Wednesday, January 13, 2016

The original dimensions of an independent film

Independent film, like independent music, was once quite marginal. It goes without saying that you'd have to specifically seek it out, but more likely than not, you'd even have to seek out any discussion of it. Year-end top ten lists would frequently be limited to studio fare, and if you did end up learning about one of these movies it would usually be by accident.

Both independent film and independent music crossed over to the mainstream at some point, and of course, it was probably at different times for both, if you could even pinpoint a specific moment. For film, which is what we care about today, I'll call that moment the 1990s, when movies made by Miramax started to get regularly nominated for Oscars. The whole era was probably shepherded in by something like sex, lies and videotape in 1989, if you want to focus it down to an exact movie.

Before independent film came knocking on the door of even mainstream cinephiles, it had a certain perception, which was probably not unwarranted. Those old-school independent films usually dealt with people at the fringe of society who did not play traditional roles of hero or villain, and often had no satisfying narrative arc to speak of. A satisfying narrative arc was too bourgeois, or something.

In other words, basically exactly like Josh and Benny Safdie's Heaven Knows What.

Heaven Knows What is the adaptation of the unpublished memoirs of a junkie named Arielle Holmes, who courageously plays herself in the film -- even more courageously because people she knows and cares about have died from drug use, and not too far in the past. The directors discovered Holmes in New York City while working on another film and encouraged her to write the memoirs, paying her by the page. At some point it was determined that she'd have the chops to play herself, which would certainly bring authenticity to the project -- even more authenticity than the Safdie brothers usually bring to their projects (I assume, as this is my first exposure to them). However, professional actors played some of the other key roles, including Caleb Landry-Jones.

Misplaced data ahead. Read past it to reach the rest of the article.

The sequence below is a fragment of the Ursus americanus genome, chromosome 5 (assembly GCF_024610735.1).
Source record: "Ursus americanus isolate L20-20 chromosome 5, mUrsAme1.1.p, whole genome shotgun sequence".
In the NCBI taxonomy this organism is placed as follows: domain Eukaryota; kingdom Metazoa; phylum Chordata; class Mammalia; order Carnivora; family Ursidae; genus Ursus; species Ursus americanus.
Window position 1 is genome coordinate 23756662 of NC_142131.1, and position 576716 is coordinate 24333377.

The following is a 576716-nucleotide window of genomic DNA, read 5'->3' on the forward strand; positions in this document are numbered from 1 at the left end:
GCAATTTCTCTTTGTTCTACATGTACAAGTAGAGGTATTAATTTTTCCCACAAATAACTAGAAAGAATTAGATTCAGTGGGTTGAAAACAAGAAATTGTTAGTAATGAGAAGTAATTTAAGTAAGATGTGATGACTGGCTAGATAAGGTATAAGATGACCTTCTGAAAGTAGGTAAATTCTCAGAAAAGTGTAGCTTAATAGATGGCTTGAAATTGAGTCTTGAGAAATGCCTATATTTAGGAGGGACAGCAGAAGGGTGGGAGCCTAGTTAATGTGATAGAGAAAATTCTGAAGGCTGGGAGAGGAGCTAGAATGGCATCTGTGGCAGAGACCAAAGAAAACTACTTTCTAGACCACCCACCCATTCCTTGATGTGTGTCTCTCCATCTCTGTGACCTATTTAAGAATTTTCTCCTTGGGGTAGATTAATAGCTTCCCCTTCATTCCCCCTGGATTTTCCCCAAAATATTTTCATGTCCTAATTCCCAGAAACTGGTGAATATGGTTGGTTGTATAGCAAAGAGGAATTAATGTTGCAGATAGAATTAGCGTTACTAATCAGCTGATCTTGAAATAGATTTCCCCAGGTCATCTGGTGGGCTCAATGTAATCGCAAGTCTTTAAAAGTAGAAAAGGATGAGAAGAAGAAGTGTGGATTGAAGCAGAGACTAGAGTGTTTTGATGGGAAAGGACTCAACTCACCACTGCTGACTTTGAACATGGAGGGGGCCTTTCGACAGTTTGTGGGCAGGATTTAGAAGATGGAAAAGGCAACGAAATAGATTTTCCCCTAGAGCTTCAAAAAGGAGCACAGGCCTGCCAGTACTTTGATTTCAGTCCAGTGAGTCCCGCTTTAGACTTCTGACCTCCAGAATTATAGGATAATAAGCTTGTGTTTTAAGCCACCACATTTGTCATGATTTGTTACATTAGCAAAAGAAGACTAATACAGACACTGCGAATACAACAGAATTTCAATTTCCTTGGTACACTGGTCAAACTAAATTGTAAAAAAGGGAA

I watched it on Monday night as the unplanned second half of a homeless double feature, the first being Oren Moverman's Time Out of Mind, in which Richard Gere plays a homeless man. And though there were certain things about it I found pretty captivating, including the commitment of the actors and an early 80s synth-influenced score, I ultimately came around to the notion that the Safdies are just trying to deliver pretty much exactly the kind of independent movie that once made the form so inaccessible.

The movie really has no beginning or end. It's all middle. Every character is some degree of unlikable, and their motivations usually defy the need to conform to something that can be logically explained. Characters will begin and stop appreciating one another for no reason that can be determined. And through it all, grim events will bleed into one another until they are just one blurry continuum of grim.

I mean, that's a movie about drug users at its core. The difference is that nowadays, a movie that stares at this life without blinking also gives us at least a loose three-act structure and a moment of catharsis. Heaven Knows What does not.

I realize the stance I'm taking is somewhat problematic. I don't want to box filmmakers in, especially if that can be construed as an attempt to make them more digestible to the mainstream. In a day or two you will be seeing films in my top ten that are not mainstream at all, so that's clearly not what I'm going for. But I do think that just presenting a series of unfortunate episodes without comment, without much connective tissue and with only the slightest hint of readily identifiable motivation, is an approach that belongs to another time. A time when these movies were sidelined from public consumption for good reason.

Josh and Benny Safdie want to get back to that time. I don't, particularly. I don't need a film to end with either explicit tragedy or explicit hope, and some of my favorites are the ones where you can't tell which way it might go. But I do need to feel like there's something that's in some way instructive in the films I see, and I just don't find that in Heaven Knows What.

Heaven knows why.

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